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“Million Dollar Listings” star broker and recent Los Angeles transplant Fredrik Eklund says condominiums are the new wave in his new West Coast home, where mansions in the hills have been the default in the luxury stratosphere.
The Douglas Elliman broker told Mansion Global that new projects in L.A.’s tony neighborhoods like Beverly Hills are presenting new options for buyers. Eklund is selling units at the recently built 8899 Beverly building.
“Vertical living didn’t used to be something people understood there,” Eklund said. “The whole idea of making a decision before a building was done, and having sales galleries before the home could be seen, that’s new.”
He also thinks L.A. can outdo New York for “mega-luxury homes,” pointing to the big-ticket sales that have closed in the L.A. area recently.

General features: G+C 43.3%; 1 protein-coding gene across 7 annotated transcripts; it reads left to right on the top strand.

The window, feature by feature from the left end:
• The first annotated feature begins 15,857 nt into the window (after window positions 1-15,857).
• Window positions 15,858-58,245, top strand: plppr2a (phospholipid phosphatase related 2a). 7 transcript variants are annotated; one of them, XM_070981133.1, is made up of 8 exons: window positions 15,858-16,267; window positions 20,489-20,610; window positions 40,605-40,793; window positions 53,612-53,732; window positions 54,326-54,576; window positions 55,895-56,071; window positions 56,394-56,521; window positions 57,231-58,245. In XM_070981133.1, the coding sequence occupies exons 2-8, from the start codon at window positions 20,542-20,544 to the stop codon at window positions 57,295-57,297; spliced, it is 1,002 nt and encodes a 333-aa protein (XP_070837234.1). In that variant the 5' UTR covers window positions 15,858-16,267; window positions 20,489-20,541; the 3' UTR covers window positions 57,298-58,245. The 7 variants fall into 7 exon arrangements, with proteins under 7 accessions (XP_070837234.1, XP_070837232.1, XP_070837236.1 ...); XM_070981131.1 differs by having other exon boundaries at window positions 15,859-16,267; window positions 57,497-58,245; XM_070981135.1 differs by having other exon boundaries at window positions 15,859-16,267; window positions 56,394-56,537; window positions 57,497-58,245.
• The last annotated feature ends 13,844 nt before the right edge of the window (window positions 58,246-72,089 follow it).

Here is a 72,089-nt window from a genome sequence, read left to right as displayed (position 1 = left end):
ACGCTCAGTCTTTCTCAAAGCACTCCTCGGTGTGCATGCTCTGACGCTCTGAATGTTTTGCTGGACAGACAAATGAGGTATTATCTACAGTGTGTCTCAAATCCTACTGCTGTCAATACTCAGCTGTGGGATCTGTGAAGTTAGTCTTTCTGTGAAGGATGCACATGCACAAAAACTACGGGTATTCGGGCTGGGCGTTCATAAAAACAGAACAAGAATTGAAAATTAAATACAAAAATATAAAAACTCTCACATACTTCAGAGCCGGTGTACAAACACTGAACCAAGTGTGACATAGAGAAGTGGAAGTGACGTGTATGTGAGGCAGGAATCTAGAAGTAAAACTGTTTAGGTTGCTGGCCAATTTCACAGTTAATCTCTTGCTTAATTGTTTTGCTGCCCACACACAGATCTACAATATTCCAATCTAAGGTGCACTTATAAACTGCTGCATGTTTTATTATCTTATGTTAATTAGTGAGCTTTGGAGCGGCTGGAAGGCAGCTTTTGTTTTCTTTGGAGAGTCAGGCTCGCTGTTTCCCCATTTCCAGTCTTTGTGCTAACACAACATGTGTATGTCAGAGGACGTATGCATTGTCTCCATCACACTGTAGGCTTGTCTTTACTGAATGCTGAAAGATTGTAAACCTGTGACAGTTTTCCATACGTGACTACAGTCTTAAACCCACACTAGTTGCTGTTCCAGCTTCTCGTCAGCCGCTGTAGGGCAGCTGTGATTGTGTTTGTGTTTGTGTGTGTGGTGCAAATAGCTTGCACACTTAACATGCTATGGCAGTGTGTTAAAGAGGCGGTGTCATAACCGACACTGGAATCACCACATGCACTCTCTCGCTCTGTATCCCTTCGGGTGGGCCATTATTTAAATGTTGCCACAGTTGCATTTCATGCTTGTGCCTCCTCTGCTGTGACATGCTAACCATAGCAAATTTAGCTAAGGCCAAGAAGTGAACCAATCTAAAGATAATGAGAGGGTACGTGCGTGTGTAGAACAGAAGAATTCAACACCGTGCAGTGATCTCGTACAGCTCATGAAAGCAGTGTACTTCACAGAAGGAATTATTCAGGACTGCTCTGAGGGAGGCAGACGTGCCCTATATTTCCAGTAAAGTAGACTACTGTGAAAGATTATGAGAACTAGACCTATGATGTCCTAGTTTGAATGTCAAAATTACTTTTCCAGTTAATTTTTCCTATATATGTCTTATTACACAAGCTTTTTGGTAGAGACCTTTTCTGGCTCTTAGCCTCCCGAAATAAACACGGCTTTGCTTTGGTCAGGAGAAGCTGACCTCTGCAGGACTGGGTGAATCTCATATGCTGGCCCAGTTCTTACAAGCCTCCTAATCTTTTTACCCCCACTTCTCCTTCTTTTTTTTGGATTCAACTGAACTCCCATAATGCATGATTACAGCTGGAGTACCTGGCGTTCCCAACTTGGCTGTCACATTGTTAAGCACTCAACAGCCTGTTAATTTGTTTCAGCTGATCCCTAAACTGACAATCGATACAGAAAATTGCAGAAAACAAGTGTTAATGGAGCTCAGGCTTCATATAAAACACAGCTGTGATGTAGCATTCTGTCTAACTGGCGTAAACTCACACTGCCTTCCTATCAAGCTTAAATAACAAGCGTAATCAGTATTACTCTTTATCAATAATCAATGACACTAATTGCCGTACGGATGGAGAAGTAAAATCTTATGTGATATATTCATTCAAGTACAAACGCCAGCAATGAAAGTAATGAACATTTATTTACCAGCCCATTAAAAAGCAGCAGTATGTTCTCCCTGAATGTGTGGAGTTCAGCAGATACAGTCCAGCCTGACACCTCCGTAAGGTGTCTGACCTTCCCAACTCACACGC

Earlier this month, Amazon founder Jeff Bezos broke a national record with the $165 million purchase of David Geffen’s Beverly Hills estate (he also bought a $90 million plot of dirt). Between July and December of 2019, three mansions in L.A. County sold for at least $100 million.
The ultra high-end market ($70 million-plus) is doing well, as are homes in the low $3 million range, he said. “But the more difficult market—not that it’s bad, just tricker—is the $6 million to -$15 million market,” he told Mansion Global.
Eklund also weighed in on the proliferation of high-end amenities being offered in condos and apartments. Wellness-style amenities are becoming more popular, like IV drips and cryotherapy sessions available to residents at 40 Bleecker in New York.
As far as advice to buyers, he suggested buyers and sellers be patient and “give it some time.”
“Brokers, myself included, can be pushy, but you need to take time,” he said. “We’re in a market where you have time to come back a few times and look at a place in different lights and at different times.” [Mansion Global] — Dennis Lynch